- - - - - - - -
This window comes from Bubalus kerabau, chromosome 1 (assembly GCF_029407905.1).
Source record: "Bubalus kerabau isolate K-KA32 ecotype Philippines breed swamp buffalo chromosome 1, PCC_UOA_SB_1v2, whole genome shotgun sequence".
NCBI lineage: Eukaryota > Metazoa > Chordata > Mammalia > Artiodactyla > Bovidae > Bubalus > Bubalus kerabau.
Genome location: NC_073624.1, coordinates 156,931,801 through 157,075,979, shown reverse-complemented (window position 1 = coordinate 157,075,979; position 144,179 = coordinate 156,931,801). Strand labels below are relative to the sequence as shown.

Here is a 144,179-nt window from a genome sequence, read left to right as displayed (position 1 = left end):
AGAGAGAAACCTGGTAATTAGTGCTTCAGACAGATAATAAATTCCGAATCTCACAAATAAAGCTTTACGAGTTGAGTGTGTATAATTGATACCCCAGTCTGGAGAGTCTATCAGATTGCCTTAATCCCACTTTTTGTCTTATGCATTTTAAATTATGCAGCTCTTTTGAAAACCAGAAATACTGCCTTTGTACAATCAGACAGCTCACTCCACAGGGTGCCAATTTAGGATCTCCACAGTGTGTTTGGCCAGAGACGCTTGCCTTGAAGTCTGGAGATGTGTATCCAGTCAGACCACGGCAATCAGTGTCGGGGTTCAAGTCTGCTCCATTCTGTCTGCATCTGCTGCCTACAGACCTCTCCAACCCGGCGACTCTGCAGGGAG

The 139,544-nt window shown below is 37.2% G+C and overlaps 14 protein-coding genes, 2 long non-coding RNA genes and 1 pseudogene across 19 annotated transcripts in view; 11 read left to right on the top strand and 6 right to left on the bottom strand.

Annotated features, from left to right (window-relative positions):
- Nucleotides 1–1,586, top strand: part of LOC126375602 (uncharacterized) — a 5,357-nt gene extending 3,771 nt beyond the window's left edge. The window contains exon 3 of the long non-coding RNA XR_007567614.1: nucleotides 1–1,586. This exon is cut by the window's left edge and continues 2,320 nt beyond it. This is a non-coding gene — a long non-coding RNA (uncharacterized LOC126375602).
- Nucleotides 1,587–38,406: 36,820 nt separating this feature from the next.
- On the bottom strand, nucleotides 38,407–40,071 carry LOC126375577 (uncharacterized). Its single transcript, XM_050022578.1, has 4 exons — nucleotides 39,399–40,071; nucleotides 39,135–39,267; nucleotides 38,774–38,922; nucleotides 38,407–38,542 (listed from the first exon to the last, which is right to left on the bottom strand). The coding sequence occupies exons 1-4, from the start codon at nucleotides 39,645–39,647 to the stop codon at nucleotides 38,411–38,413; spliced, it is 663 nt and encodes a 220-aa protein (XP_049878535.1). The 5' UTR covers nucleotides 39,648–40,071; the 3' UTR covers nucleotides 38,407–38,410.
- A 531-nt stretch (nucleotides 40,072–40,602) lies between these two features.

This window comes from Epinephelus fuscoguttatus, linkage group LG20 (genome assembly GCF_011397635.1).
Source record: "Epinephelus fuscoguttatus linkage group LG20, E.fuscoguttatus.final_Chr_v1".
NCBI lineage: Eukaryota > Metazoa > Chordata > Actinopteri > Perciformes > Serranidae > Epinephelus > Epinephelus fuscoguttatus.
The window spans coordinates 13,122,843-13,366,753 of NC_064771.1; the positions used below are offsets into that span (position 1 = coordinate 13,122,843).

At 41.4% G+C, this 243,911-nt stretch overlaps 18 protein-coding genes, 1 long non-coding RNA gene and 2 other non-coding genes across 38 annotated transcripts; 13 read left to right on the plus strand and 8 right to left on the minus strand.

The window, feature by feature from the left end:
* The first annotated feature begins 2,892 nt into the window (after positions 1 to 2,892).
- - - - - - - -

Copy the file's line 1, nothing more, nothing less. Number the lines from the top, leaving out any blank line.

This window comes from Bubalus kerabau, chromosome 1 (assembly GCF_029407905.1).